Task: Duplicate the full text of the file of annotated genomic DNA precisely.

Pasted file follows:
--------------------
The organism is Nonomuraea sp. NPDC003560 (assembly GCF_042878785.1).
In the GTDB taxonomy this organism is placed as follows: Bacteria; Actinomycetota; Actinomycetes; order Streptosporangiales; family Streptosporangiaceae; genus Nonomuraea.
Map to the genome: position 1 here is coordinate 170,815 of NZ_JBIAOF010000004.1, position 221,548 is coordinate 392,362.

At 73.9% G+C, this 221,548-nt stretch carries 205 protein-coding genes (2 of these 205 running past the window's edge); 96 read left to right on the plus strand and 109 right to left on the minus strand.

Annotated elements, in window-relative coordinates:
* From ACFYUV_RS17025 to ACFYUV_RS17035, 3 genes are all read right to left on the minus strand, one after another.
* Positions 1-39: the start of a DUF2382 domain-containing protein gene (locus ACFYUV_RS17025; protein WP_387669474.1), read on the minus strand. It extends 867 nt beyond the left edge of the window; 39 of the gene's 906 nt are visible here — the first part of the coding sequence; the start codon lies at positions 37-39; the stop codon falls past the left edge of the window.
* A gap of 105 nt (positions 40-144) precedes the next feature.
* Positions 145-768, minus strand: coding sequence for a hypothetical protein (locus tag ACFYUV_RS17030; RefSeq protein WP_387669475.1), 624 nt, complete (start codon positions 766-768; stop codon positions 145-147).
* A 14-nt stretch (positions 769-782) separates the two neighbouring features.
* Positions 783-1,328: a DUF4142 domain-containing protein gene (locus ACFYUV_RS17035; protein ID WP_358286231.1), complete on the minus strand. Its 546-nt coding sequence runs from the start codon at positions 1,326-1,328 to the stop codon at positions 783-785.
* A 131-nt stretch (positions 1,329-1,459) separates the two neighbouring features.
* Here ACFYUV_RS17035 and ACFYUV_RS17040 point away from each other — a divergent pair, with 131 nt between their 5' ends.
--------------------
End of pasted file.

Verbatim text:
The organism is Nonomuraea sp. NPDC003560 (assembly GCF_042878785.1).
In the GTDB taxonomy this organism is placed as follows: Bacteria; Actinomycetota; Actinomycetes; order Streptosporangiales; family Streptosporangiaceae; genus Nonomuraea.
Map to the genome: position 1 here is coordinate 170,815 of NZ_JBIAOF010000004.1, position 221,548 is coordinate 392,362.

At 73.9% G+C, this 221,548-nt stretch carries 205 protein-coding genes (2 of these 205 running past the window's edge); 96 read left to right on the plus strand and 109 right to left on the minus strand.

Annotated elements, in window-relative coordinates:
* From ACFYUV_RS17025 to ACFYUV_RS17035, 3 genes are all read right to left on the minus strand, one after another.
* Positions 1-39: the start of a DUF2382 domain-containing protein gene (locus ACFYUV_RS17025; protein WP_387669474.1), read on the minus strand. It extends 867 nt beyond the left edge of the window; 39 of the gene's 906 nt are visible here — the first part of the coding sequence; the start codon lies at positions 37-39; the stop codon falls past the left edge of the window.
* A gap of 105 nt (positions 40-144) precedes the next feature.
* Positions 145-768, minus strand: coding sequence for a hypothetical protein (locus tag ACFYUV_RS17030; RefSeq protein WP_387669475.1), 624 nt, complete (start codon positions 766-768; stop codon positions 145-147).
* A 14-nt stretch (positions 769-782) separates the two neighbouring features.
* Positions 783-1,328: a DUF4142 domain-containing protein gene (locus ACFYUV_RS17035; protein ID WP_358286231.1), complete on the minus strand. Its 546-nt coding sequence runs from the start codon at positions 1,326-1,328 to the stop codon at positions 783-785.
* A 131-nt stretch (positions 1,329-1,459) separates the two neighbouring features.
* Here ACFYUV_RS17035 and ACFYUV_RS17040 point away from each other — a divergent pair, with 131 nt between their 5' ends.